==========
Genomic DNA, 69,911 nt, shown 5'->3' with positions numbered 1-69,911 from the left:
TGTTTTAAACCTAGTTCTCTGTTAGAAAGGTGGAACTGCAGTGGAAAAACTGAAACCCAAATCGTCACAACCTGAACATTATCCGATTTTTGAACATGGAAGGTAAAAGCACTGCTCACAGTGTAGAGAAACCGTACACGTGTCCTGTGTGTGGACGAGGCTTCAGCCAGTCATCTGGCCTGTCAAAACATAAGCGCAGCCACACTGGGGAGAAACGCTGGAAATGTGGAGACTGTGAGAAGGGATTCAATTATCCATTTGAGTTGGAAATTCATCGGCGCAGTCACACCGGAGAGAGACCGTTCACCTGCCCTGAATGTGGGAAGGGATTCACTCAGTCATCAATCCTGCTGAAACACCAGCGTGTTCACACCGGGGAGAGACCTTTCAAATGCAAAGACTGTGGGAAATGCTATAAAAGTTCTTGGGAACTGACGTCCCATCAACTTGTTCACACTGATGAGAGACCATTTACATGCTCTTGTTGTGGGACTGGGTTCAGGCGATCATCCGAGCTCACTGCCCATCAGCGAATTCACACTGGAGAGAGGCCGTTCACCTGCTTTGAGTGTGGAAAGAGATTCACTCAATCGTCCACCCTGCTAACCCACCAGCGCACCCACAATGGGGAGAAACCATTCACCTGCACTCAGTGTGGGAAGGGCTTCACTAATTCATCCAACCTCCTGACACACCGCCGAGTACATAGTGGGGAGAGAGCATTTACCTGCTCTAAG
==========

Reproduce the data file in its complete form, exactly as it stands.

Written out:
Genomic DNA, 69,911 nt, shown 5'->3' with positions numbered 1-69,911 from the left:
TGTTTTAAACCTAGTTCTCTGTTAGAAAGGTGGAACTGCAGTGGAAAAACTGAAACCCAAATCGTCACAACCTGAACATTATCCGATTTTTGAACATGGAAGGTAAAAGCACTGCTCACAGTGTAGAGAAACCGTACACGTGTCCTGTGTGTGGACGAGGCTTCAGCCAGTCATCTGGCCTGTCAAAACATAAGCGCAGCCACACTGGGGAGAAACGCTGGAAATGTGGAGACTGTGAGAAGGGATTCAATTATCCATTTGAGTTGGAAATTCATCGGCGCAGTCACACCGGAGAGAGACCGTTCACCTGCCCTGAATGTGGGAAGGGATTCACTCAGTCATCAATCCTGCTGAAACACCAGCGTGTTCACACCGGGGAGAGACCTTTCAAATGCAAAGACTGTGGGAAATGCTATAAAAGTTCTTGGGAACTGACGTCCCATCAACTTGTTCACACTGATGAGAGACCATTTACATGCTCTTGTTGTGGGACTGGGTTCAGGCGATCATCCGAGCTCACTGCCCATCAGCGAATTCACACTGGAGAGAGGCCGTTCACCTGCTTTGAGTGTGGAAAGAGATTCACTCAATCGTCCACCCTGCTAACCCACCAGCGCACCCACAATGGGGAGAAACCATTCACCTGCACTCAGTGTGGGAAGGGCTTCACTAATTCATCCAACCTCCTGACACACCGCCGAGTACATAGTGGGGAGAGAGCATTTACCTGCTCTAAG